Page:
UN South Sudan mission recalls police unit over sex abuse allegations

by Reuters
Saturday, 24 February 2018 14:15 GMT

A Ghanaian UN peacekeeper stands watch as children look on at a protection camp for displaced civilians in Bentiu, South Sudan June 18, 2017. REUTERS/David Lewis

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"UNMISS has informed U.N. headquarters in New York of the allegations"

NAIROBI, Feb 24 (Reuters) - The U.N. peacekeeping mission in South Sudan has recalled a Ghanaian police unit working at one of its protection camps while it investigates allegations that some of them were involved in sexual abuse, it said on Saturday.

The United Nations Mission in South Sudan said it had asked the 46-member unit to return to the capital Juba from its Protection of Civilians site in Wau, northwest of Juba, after an investigation was launched into a complaint that members of the unit were having sexual relations with women living at the camp.

UNMISS said in a statement that its head, David Shearer, and other mission leaders were briefed about the initial investigation and a decision was made to withdraw the unit from the site.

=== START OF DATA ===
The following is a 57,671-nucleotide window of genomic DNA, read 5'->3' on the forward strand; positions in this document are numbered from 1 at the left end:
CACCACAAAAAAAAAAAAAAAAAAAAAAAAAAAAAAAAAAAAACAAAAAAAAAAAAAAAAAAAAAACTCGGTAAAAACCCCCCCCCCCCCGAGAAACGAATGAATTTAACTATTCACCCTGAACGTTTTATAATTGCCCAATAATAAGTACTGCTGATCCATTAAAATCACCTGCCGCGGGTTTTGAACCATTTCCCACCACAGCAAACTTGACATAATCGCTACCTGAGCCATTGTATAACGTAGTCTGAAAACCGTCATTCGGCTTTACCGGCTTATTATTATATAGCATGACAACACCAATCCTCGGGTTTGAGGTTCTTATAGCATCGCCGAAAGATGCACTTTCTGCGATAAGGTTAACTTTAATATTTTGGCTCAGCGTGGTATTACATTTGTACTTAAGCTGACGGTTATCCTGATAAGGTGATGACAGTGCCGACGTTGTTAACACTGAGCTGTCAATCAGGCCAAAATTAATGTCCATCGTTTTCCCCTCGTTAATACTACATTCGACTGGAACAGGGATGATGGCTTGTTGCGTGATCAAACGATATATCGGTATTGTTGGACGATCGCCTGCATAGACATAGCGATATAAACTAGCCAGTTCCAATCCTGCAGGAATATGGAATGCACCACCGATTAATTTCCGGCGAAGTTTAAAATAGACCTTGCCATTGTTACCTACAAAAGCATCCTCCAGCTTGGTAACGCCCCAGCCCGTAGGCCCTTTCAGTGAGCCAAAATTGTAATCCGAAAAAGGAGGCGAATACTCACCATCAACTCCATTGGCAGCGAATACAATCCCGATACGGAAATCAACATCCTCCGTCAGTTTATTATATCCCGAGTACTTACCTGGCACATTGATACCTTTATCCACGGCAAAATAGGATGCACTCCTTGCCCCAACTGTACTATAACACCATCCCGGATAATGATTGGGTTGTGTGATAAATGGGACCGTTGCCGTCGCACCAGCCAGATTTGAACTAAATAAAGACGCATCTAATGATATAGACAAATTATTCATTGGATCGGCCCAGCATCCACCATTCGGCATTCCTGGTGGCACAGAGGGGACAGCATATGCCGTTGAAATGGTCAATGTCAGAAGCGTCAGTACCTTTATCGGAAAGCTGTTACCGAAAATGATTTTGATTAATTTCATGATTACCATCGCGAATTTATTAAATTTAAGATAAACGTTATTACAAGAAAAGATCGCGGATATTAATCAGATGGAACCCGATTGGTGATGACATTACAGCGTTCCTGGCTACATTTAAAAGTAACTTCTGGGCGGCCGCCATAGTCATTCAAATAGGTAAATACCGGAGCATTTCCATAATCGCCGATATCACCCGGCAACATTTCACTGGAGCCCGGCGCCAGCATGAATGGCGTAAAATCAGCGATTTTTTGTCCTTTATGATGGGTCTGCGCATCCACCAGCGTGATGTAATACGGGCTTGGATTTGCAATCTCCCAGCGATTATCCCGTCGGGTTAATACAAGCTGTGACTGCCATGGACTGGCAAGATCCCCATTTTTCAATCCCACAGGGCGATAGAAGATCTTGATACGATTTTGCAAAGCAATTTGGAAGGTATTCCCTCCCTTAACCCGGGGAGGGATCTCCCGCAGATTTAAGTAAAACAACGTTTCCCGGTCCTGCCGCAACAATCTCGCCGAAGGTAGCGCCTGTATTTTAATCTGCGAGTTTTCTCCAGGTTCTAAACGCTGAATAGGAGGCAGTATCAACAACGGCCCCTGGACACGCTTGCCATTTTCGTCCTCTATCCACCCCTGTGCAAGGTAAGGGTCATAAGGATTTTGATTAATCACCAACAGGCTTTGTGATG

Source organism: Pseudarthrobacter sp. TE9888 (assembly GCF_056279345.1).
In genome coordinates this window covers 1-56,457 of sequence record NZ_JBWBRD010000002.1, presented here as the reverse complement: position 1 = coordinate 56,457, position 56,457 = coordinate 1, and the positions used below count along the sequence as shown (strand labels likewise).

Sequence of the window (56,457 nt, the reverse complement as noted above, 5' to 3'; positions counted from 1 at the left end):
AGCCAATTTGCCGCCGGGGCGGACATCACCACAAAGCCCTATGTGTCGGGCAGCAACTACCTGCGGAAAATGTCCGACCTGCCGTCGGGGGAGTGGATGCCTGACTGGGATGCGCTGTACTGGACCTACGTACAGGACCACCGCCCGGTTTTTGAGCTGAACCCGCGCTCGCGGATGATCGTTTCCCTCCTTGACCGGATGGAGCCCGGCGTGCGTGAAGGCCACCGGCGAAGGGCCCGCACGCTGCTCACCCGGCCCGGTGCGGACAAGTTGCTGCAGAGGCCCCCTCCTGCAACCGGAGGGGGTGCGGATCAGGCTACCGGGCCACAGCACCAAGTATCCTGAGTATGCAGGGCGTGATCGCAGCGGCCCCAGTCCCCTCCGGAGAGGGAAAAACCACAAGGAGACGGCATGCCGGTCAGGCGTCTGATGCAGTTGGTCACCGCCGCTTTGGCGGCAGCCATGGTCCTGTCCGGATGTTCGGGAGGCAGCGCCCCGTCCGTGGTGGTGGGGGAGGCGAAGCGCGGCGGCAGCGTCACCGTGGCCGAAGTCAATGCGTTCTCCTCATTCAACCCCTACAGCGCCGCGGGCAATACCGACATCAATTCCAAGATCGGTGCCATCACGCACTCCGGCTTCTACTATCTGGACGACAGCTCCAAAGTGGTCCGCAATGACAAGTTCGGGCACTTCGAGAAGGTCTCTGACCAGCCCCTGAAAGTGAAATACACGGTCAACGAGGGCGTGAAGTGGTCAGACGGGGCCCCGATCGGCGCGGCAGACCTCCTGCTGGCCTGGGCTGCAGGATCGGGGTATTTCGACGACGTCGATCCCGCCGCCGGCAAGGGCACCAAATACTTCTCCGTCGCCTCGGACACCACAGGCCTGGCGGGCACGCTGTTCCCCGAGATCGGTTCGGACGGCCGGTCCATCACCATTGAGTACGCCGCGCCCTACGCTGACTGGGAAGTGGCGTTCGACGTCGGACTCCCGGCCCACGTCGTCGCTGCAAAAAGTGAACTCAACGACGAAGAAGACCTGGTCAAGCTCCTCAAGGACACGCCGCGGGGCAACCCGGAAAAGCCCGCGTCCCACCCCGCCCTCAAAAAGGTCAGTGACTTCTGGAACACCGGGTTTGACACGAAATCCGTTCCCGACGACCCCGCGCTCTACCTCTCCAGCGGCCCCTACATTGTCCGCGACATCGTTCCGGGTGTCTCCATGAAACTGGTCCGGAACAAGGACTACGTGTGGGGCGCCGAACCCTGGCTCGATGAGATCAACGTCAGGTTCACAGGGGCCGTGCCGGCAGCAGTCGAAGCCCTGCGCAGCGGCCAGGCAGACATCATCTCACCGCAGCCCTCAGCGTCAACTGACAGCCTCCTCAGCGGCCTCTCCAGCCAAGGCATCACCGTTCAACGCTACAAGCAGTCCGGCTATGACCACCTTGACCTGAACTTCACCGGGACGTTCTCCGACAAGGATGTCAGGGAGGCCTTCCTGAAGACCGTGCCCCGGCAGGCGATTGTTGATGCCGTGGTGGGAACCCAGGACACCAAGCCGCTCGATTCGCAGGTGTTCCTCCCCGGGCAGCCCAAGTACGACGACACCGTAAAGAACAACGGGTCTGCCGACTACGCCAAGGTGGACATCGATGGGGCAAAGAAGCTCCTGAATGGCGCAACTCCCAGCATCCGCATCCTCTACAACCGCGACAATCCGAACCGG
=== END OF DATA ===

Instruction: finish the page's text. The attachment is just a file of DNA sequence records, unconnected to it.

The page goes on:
"The information received indicates that some members of the FPU (Formed Police Unit) allegedly engaged in transactional sex. This is a clear breach of the U.N. and UNMISS Code of Conduct which prohibits sexual relationships with vulnerable individuals, including all beneficiaries of assistance," it said.

"UNMISS has informed U.N. headquarters in New York of the allegations, which in turn notified the Member State that the matter was being investigated by the United Nations. There is no indication that this behaviour is more widespread within the Mission."

South Sudan, which won independence from Sudan in 2011, descended into civil war in 2013 months after President Salva Kiir fired his deputy Riek Machar. Tens of thousands of people have been killed and a third of the population have fled their homes.

The United Nations has six civilian protection sites across the country, housing some 204,501 people.

UNMISS comprises over 17,000 peacekeeping personnel including 13,000 soldiers and 1500 police officers.

(Reporting by George Obulutsa, Editing by William Maclean)

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